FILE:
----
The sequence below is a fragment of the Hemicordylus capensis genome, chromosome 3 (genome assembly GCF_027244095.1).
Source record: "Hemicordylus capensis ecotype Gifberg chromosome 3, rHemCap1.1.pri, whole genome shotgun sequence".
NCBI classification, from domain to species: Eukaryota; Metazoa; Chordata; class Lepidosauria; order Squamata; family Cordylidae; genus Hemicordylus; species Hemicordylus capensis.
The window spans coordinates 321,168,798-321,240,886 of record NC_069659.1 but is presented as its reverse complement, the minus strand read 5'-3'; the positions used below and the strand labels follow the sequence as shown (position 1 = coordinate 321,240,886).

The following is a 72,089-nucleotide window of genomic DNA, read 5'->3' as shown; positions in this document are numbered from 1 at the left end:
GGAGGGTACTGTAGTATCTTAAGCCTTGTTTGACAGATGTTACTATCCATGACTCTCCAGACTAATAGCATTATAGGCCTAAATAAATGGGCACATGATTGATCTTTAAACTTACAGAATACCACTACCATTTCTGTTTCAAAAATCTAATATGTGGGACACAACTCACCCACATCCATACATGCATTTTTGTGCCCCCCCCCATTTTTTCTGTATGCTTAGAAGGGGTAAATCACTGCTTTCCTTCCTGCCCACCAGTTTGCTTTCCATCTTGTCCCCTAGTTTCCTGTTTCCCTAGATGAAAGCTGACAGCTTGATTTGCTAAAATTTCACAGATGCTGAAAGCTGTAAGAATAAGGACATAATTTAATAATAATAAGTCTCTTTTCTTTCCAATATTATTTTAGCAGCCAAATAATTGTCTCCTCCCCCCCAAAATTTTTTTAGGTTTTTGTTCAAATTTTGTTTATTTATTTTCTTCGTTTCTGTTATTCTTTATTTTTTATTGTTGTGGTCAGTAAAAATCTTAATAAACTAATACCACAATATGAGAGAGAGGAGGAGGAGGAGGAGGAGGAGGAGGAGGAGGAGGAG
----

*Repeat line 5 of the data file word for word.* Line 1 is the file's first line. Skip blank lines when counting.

The following is a 72,089-nucleotide window of genomic DNA, read 5'->3' as shown; positions in this document are numbered from 1 at the left end: